Electronics engineer by trade, software engineer by profession. Trying to get back into electronics after 15 years absence.

Robin2

Will the language I learn carry over to the PI?
Just realized I forgot to refer to this in my Reply #2

Once you grasp the concept of writing computer programs you won't find it difficult to use different programming languages.

Python is probably the most common language for RPi programming but as it is an interpreted language it could not work in the small memory for an Arduino.

...R
Two or three hours spent thinking and reading documentation solves most programming problems.

RayLivingston

The RPi is a PC in a very small package an it (uusually) uses the Linux operating system. For many purposes having an operating system is very useful - especially as it allows the appearance that several complex programs can run simultaneously and it manages access to the complex peripherals such as keyboards and disk drives and screens. But because it does that it is not possible to guarantee precise timing - it might be checking for a keyboard when you would prefer it to be doing something else.

An Arduino has no operating system so it gives all of its resources to running your program. That is the reason they are used for jobs where precise timing matters - for example driving 3D printers or CNC machines or detecting the speed of a rotating shaft. The downside with an Arduino is that its clock speed is only 16MHz and an Uno has only 2000 bytes of SRAM.

Using an Arduino in conjunction with a PC or an RPI can give you the best of both worlds. I have added stepper motors to my small lathe. Most of my software is written in Python and runs on my laptop. The Arduino is only used to control the stepper motors to implement the moves calculated by the PC program.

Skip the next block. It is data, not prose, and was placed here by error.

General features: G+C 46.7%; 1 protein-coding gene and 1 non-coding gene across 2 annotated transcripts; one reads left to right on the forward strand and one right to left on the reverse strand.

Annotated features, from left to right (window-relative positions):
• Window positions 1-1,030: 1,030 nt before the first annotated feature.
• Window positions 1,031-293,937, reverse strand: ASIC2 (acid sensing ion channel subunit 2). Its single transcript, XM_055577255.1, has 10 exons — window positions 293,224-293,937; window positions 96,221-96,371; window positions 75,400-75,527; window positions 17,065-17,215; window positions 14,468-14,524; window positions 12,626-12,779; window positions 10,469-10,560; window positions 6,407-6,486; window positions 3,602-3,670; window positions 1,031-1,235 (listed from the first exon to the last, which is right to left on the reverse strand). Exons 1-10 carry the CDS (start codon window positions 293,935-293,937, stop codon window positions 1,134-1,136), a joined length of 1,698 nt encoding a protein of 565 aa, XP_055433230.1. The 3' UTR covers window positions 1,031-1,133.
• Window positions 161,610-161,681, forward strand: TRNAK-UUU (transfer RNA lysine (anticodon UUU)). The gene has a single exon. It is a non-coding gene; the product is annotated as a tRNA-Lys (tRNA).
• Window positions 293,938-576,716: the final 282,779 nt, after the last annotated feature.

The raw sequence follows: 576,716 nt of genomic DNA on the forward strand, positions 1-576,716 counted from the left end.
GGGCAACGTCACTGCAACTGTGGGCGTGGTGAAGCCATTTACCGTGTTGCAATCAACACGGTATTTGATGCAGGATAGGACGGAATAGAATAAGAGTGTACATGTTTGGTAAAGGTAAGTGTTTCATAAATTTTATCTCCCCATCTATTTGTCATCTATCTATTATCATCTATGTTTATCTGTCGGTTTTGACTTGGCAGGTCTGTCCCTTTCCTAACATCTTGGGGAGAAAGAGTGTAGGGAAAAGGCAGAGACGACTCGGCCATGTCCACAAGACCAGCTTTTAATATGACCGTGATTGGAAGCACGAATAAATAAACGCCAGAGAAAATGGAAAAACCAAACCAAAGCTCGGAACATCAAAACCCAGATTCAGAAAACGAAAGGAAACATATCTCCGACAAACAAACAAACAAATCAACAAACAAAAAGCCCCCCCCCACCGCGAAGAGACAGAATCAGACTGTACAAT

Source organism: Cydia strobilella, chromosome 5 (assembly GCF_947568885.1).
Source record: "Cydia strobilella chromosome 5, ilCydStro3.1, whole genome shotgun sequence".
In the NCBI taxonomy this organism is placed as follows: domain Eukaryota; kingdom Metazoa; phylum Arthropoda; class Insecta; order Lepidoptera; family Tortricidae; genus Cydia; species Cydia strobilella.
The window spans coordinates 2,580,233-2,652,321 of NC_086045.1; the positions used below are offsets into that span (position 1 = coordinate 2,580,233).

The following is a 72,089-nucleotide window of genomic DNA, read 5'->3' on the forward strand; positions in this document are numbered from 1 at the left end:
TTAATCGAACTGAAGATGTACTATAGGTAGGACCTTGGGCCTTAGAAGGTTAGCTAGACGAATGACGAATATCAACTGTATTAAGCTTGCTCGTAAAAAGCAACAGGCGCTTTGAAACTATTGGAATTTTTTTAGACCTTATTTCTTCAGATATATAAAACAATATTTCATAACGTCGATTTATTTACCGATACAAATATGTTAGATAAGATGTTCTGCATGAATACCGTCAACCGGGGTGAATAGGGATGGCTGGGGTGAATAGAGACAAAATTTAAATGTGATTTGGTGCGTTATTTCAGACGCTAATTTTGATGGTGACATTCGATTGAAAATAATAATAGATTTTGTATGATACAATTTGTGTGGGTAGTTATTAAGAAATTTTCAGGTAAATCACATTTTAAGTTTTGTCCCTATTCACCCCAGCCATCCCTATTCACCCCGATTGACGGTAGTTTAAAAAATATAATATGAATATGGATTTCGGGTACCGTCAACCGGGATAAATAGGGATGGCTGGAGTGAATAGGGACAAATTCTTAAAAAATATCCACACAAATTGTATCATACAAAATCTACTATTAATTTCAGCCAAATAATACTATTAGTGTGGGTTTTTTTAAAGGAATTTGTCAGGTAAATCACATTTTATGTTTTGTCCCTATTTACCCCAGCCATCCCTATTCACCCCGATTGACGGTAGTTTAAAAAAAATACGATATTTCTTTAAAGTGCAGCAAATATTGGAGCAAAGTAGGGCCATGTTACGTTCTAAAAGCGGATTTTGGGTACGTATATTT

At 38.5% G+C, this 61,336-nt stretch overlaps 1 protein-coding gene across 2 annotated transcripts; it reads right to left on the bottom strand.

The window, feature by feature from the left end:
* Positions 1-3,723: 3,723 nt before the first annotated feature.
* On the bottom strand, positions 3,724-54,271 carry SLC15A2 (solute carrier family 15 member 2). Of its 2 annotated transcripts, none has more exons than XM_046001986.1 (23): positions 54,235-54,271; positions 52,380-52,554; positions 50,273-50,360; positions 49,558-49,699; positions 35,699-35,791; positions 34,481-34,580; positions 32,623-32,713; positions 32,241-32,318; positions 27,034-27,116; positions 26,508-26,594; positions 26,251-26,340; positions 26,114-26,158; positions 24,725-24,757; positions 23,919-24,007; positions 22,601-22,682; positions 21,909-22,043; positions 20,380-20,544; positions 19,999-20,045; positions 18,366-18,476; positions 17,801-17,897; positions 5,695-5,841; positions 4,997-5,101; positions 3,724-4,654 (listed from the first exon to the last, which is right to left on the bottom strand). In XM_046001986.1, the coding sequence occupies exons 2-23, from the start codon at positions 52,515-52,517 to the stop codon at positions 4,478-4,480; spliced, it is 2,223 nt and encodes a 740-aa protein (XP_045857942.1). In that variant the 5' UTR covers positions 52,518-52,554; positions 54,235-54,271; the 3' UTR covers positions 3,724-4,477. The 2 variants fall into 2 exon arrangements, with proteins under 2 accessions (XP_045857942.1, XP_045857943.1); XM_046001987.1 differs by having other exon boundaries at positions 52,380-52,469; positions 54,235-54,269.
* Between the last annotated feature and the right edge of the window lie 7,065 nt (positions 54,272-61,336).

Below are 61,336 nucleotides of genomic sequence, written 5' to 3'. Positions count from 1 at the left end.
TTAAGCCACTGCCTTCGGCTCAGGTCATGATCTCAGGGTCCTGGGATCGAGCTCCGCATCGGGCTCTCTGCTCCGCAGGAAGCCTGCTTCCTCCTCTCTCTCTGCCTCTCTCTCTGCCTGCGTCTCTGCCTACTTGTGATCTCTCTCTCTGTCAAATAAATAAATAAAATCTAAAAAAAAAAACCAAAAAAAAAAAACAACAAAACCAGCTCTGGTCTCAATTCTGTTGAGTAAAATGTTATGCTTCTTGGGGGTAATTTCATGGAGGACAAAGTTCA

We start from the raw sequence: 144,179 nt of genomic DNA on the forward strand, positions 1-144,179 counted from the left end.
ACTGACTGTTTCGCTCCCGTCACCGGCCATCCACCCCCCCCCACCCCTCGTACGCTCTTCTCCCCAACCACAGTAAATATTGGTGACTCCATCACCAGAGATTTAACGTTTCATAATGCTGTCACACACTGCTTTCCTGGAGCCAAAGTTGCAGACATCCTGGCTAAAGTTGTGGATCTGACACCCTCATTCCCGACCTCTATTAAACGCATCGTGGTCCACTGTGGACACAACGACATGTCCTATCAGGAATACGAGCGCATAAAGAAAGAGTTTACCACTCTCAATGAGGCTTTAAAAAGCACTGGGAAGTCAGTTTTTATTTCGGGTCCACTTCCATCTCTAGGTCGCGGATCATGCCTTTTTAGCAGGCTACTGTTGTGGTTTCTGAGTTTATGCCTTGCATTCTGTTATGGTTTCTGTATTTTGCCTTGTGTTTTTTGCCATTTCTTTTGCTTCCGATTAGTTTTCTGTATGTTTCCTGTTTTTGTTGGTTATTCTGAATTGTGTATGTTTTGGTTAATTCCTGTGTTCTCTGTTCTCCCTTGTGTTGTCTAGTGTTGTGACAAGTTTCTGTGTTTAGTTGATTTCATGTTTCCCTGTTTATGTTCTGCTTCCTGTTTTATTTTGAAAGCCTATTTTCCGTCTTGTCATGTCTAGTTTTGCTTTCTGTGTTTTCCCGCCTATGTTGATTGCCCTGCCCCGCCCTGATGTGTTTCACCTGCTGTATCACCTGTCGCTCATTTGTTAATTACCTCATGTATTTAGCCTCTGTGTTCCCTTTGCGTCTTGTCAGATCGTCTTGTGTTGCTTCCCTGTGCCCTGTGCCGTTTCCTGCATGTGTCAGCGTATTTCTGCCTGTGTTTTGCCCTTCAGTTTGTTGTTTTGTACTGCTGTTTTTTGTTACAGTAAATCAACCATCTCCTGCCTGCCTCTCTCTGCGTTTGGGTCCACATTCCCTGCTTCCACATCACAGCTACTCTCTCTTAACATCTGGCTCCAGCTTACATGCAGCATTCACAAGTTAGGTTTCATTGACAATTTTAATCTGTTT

I confess that I have not yet managed to convince myself that it would be worth buying an RPi as I can do all the "PC" programming that I need on one of my laptops which come with a screen and keyboard and an uninterruptible power supply.

...R
A Raspberry-Pi is MORE than capable of handling the real-time aspects of CNC control - FAR more so than an Arduino.  There are plenty of Raspberry-Pi-based CNC controllers out there, including LinuxCNC, which is undoubtedly the best open-source CNC controller in existence.  The Beaglebone-Black is also widely supported.  With ~100X more computing power, and memory, there is littel the Arduino can do that an R-Pi cannot do just as well, and usually better.  And, of course, with am R-Pi and Linux, you'd be able to use an actual debugger, and numerous other very useful tools, not least of which would be true pre-emptive multi-tasking, that Arduino users can only dream of.

Regards,
Ray L.

Robin2

A Raspberry-Pi is MORE than capable of handling the real-time aspects of CNC control - FAR more so than an Arduino.
Interesting. I am certainly not going to contradict you - I am not really surprised to hear it.

However it is not a message that is widely available on this Forum - perhaps we are too short-sighted.

Its a pity I can't do the same stuff as the RPi on my laptop.

...R
Two or three hours spent thinking and reading documentation solves most programming problems.

HermannSW

Python is probably the most common language for RPi programming but as it is an interpreted language it could not work in the small memory for an Arduino.
Depends on what Arduino you look.

You can run MicroPython on Arduino Due:
https://create.arduino.cc/projecthub/AdiK/arduino-due-micropython-enabled-717dd9?f=1
https://forum.arduino.cc/index.php?topic=424405.0

Although I did do much with my DUEs, I did not try to run Micropython on Due yet.

But I do use Micropython as debug shell after eg. soldering on ESP32 module I do use with Arduino IDE normally:
https://www.esp32.com/viewtopic.php?f=2&t=3476#p16515



Last, but not least, on "Arduino vs Raspberry pi" in title of this thread. I prefer to use both, especially the Pi Zero with its v1 camera as high horse power video capturing&processing coprocessor for Arduino Due (sitting on back of caterpillar robot) doing PID motor control based on data provided by Pi Zero:
https://forum.arduino.cc/index.php?topic=412642.msg3512160#msg3512160
https://forum.arduino.cc/index.php?topic=462107.msg3236016#msg3236016
http://stamm-wilbrandt.de/en/Raspberry_camera.html